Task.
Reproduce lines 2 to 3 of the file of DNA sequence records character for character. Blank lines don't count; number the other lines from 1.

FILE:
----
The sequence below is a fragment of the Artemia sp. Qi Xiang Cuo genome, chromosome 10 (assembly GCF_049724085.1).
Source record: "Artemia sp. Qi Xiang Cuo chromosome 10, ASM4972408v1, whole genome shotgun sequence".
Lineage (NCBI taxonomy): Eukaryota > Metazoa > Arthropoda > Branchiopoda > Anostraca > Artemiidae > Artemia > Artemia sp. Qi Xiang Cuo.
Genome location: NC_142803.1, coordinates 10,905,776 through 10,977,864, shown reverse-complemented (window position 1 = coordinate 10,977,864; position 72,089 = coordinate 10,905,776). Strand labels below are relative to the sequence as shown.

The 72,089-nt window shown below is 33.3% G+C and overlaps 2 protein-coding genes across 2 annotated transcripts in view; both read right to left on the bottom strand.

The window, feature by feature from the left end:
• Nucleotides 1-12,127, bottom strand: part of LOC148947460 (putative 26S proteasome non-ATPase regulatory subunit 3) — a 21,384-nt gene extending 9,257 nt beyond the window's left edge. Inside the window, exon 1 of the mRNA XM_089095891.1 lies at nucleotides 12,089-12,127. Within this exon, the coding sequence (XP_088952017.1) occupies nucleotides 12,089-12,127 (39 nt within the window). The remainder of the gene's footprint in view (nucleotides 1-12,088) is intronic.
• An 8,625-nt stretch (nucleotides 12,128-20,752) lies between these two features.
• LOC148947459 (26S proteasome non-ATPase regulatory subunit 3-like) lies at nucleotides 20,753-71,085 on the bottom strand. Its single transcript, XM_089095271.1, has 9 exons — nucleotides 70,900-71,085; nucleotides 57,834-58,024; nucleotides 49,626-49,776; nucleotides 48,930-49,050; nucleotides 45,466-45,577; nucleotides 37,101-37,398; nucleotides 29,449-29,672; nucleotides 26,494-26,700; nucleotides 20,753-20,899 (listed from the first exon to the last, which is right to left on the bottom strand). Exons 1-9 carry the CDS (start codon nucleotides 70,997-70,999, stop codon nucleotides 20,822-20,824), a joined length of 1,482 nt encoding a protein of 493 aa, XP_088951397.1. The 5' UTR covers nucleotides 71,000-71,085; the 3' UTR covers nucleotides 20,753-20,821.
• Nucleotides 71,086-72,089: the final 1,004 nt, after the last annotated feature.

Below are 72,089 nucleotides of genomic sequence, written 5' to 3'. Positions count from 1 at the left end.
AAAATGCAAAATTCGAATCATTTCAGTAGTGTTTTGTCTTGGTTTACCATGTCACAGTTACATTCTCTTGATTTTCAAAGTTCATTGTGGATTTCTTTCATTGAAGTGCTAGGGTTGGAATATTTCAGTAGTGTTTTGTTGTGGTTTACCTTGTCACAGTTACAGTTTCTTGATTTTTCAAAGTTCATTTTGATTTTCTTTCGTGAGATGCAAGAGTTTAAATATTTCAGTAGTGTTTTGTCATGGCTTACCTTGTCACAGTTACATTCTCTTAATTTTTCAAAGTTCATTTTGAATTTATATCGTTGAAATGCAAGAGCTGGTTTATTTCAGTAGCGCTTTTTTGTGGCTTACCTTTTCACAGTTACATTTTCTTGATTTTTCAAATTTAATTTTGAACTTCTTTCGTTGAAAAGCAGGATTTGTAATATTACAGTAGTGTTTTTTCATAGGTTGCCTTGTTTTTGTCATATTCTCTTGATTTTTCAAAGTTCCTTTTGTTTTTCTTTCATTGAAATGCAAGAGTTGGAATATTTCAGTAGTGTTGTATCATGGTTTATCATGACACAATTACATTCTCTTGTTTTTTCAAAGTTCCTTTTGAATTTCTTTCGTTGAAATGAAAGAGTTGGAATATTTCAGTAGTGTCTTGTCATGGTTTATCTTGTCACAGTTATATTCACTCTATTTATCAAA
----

Source record: "Artemia sp. Qi Xiang Cuo chromosome 10, ASM4972408v1, whole genome shotgun sequence".
Lineage (NCBI taxonomy): Eukaryota > Metazoa > Arthropoda > Branchiopoda > Anostraca > Artemiidae > Artemia > Artemia sp. Qi Xiang Cuo.